In this case, our client had a child with her ex-husband, so we felt confident that good faith marriage would not be an issue. The abuse was more difficult to prove. The ex-husband was never arrested for his abuse, and she did not get a restraining order against him. He had a history of domestic abuse with a previous wife, so we used that as probative evidence. We also had written statements from our client’s co-workers explaining that the ex-husband would often spy on her while she was at work. He would get drunk at her work as well. She filed one police report regarding his abuse, but the report did not say much. The ex-husband also used her immigration status as leverage as a way to manipulate her into obeying his demands.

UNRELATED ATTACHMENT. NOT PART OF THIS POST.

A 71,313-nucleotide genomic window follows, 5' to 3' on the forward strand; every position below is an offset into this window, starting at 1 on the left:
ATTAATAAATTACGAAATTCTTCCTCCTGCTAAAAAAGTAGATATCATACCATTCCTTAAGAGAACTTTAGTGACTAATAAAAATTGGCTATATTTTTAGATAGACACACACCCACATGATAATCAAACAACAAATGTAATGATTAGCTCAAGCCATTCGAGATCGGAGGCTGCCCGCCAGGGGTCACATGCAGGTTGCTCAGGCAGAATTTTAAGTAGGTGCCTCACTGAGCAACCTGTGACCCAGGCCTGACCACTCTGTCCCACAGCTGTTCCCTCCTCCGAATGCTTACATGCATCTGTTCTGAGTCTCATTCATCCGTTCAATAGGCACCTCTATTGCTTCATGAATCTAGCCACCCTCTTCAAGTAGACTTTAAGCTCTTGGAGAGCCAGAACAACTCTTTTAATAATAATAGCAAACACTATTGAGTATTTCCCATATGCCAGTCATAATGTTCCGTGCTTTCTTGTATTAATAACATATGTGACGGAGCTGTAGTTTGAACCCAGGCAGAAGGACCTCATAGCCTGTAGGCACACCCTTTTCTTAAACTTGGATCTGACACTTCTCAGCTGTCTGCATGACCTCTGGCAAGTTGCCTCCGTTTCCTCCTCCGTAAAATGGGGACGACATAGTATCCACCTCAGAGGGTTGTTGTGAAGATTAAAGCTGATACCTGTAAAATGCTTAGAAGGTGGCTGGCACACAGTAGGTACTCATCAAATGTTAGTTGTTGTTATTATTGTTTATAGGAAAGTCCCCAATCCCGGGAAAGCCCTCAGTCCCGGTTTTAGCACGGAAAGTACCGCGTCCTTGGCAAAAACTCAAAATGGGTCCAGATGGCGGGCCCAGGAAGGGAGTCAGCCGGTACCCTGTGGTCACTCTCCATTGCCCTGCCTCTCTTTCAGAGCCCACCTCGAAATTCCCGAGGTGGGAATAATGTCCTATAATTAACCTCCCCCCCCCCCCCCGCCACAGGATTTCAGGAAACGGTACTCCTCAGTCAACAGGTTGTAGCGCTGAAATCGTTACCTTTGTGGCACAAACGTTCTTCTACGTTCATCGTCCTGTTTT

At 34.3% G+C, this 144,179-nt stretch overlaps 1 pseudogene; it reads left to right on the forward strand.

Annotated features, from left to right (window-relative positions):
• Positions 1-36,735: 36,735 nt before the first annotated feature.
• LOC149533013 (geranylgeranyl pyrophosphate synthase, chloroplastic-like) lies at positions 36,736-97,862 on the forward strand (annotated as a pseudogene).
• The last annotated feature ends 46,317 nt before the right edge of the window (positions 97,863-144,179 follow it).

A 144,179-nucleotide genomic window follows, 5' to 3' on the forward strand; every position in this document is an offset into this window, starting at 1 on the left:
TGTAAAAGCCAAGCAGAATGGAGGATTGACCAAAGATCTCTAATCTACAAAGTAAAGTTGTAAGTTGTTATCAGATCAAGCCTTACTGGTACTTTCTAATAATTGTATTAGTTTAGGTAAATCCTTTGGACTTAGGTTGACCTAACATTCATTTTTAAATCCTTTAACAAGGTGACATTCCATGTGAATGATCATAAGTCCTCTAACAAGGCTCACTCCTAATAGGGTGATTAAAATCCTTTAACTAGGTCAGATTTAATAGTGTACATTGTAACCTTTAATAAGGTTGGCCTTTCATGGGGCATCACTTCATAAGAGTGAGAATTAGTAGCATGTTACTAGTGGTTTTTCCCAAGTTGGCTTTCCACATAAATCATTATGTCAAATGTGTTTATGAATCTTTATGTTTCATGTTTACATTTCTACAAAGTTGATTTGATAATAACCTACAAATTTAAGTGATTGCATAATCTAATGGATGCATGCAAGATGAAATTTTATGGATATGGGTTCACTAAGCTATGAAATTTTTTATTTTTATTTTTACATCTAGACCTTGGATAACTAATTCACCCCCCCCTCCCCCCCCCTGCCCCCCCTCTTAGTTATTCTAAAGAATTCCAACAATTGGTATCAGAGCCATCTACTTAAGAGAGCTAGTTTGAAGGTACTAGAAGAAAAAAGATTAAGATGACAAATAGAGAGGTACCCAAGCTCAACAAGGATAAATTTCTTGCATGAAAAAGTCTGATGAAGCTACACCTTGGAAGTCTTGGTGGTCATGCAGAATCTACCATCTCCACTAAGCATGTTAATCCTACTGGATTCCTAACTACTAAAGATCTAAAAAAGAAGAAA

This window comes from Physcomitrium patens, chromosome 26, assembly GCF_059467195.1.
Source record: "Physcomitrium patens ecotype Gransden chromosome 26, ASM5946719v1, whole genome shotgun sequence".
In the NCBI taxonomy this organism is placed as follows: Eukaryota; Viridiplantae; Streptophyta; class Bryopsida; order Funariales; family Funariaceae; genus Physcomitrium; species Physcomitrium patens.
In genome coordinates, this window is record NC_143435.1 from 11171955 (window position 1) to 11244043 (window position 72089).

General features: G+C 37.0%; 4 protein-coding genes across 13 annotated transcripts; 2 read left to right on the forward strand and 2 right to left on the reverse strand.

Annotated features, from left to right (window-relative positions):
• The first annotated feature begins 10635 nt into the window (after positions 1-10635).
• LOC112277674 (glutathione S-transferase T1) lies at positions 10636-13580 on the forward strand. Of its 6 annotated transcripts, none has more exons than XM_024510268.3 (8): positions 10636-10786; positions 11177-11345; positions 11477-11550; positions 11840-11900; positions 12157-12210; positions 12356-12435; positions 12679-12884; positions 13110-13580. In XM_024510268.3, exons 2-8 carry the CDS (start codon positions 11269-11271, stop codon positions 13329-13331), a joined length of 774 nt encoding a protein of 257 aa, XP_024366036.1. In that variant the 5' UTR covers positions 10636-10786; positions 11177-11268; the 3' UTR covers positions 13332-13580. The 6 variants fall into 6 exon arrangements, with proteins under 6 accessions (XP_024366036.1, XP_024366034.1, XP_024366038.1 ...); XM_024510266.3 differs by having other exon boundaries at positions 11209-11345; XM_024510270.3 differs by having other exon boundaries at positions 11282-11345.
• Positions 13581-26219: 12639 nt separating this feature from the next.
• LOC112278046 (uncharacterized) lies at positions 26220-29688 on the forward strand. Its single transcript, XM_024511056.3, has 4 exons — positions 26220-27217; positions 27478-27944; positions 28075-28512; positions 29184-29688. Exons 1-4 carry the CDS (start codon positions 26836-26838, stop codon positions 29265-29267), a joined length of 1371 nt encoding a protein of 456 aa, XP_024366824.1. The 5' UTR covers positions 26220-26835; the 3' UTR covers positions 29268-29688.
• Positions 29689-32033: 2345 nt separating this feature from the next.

We helped her draft a written statement explaining how they met, when the abuse started, and how it progressed. We also had her evaluated by a psychiatrist and he issued a report on how the abuse has affected her.
I was surprised we received the approval so soon. The client, who resides in Mission Viejo, was thrilled by the good news. The next step will be an adjustment of status interview in Santa Ana. Because we filed the I-485 adjustment of status application concurrently with the I-360, USCIS should transfer the file to Santa Ana soon. The interview should be rather straightforward because my client does not have any inadmissibility bars that would prevent her from obtaining a green card. Even though she entered the US without inspection or admission, that will not bar her from obtaining a green card because this is a VAWA case. I expect the interview to move forward in the next 2-4 months.